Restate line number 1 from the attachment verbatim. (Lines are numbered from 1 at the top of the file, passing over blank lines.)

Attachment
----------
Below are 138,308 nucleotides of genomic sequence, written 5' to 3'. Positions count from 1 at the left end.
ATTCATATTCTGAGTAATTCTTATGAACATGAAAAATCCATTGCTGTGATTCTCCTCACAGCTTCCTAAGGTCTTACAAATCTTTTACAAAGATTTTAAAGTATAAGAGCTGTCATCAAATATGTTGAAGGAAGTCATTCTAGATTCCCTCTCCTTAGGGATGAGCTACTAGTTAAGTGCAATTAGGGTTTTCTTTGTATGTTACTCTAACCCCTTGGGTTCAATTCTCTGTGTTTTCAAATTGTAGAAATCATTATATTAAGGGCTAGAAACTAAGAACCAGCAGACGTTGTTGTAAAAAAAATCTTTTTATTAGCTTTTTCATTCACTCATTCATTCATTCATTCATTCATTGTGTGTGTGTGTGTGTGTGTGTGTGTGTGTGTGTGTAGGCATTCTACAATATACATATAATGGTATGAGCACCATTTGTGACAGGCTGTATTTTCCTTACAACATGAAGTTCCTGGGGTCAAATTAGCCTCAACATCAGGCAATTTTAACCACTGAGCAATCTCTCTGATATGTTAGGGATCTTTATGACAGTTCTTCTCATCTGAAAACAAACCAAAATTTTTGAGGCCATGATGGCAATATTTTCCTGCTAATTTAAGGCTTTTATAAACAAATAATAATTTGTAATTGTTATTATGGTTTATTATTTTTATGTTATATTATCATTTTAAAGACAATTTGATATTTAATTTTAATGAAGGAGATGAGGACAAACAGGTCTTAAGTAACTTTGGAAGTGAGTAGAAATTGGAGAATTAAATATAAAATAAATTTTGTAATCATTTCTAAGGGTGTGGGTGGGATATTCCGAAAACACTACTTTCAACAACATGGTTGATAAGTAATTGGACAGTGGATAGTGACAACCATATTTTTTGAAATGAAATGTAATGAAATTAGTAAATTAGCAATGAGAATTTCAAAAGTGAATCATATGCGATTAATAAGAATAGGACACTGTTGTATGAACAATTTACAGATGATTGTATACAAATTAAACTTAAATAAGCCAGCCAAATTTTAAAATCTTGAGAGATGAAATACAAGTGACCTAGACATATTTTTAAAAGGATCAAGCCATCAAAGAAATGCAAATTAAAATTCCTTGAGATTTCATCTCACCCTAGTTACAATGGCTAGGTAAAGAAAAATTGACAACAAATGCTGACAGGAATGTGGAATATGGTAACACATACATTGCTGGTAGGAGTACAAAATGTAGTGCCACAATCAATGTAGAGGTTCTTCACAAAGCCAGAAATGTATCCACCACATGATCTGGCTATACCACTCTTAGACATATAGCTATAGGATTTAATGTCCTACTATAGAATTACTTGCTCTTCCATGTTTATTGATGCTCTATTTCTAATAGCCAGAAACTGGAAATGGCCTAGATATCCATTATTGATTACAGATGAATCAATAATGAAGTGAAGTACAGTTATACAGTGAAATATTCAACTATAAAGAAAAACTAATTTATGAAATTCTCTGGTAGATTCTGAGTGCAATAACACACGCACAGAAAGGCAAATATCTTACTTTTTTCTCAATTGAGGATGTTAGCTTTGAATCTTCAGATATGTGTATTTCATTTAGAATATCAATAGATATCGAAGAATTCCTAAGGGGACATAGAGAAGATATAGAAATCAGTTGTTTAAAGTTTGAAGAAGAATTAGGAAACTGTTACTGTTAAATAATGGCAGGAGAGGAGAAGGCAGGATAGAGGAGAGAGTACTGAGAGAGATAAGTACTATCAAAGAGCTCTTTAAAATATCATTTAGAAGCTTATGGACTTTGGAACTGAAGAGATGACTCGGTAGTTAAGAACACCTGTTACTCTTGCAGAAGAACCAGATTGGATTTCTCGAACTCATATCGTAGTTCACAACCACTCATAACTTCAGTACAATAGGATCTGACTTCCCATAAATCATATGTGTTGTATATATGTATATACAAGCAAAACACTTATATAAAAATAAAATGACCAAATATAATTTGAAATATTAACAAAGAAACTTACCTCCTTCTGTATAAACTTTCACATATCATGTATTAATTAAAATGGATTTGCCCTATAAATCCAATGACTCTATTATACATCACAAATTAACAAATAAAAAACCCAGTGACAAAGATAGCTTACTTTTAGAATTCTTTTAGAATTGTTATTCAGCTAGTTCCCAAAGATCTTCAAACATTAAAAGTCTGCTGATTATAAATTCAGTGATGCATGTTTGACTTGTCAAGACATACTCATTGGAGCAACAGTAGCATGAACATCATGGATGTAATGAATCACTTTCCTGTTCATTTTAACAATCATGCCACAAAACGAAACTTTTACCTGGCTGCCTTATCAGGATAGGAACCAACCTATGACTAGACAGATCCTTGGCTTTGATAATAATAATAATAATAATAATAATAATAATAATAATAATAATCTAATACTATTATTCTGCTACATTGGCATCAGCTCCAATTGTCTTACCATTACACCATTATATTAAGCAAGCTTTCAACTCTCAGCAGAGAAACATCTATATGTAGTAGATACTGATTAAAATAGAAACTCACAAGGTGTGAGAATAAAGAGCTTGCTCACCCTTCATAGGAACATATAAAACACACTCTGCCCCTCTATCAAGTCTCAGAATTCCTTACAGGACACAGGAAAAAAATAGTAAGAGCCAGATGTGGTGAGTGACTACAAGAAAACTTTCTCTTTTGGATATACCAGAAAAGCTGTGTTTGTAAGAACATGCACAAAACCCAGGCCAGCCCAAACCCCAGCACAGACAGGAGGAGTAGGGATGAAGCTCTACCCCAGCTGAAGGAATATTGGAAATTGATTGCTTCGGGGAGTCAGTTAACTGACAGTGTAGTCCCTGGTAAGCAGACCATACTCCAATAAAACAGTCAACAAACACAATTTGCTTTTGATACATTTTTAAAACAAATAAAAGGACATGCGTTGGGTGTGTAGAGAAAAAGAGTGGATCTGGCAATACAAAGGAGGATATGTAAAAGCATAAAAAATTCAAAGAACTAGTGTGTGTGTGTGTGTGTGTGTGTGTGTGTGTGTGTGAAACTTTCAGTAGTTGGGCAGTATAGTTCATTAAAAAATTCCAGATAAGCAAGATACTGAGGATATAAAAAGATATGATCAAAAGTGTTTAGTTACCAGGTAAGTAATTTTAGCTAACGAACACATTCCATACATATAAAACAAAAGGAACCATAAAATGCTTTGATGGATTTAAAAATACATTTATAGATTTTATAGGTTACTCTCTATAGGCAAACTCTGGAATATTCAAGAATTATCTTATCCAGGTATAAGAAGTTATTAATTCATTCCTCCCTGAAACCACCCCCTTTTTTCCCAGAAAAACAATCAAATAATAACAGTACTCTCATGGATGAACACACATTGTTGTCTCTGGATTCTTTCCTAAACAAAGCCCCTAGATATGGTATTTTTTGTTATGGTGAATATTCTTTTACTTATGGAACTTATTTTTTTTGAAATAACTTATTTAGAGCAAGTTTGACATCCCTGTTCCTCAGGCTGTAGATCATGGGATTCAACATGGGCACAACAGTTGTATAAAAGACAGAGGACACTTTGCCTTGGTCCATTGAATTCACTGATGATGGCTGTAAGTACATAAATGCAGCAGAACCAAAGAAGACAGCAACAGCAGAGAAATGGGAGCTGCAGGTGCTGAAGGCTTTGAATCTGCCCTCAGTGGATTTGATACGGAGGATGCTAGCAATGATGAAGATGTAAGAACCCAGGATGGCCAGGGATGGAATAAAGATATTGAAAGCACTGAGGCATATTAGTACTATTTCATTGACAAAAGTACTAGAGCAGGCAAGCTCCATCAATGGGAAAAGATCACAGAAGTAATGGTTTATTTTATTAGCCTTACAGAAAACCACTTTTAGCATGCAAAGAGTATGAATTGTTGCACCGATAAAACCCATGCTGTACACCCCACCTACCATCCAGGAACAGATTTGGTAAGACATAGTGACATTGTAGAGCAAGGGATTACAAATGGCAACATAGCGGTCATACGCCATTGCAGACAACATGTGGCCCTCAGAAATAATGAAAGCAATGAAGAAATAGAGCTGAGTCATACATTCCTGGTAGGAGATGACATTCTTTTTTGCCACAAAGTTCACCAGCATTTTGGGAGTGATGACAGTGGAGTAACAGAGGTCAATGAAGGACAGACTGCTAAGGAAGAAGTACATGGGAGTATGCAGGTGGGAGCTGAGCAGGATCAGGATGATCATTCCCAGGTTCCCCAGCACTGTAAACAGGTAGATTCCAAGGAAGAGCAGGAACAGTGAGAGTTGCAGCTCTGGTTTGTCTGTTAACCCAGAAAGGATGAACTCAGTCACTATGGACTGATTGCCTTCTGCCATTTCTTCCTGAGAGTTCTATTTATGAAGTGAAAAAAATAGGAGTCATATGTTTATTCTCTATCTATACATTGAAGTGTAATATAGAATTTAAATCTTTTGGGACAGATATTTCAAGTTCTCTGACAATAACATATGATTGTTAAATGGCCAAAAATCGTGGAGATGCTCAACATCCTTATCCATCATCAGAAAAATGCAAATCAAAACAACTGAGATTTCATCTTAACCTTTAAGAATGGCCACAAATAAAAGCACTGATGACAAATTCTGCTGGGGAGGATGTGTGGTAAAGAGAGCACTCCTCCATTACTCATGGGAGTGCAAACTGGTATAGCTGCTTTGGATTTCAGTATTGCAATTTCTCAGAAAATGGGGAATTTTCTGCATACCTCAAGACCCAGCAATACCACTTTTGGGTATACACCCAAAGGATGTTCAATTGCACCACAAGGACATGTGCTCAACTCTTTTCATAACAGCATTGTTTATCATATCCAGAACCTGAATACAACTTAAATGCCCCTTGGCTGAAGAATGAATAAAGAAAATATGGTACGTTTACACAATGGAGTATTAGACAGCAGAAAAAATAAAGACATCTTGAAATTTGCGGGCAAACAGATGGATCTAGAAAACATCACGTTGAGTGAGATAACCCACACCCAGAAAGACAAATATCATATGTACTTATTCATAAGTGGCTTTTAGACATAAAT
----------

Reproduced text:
Below are 138,308 nucleotides of genomic sequence, written 5' to 3'. Positions count from 1 at the left end.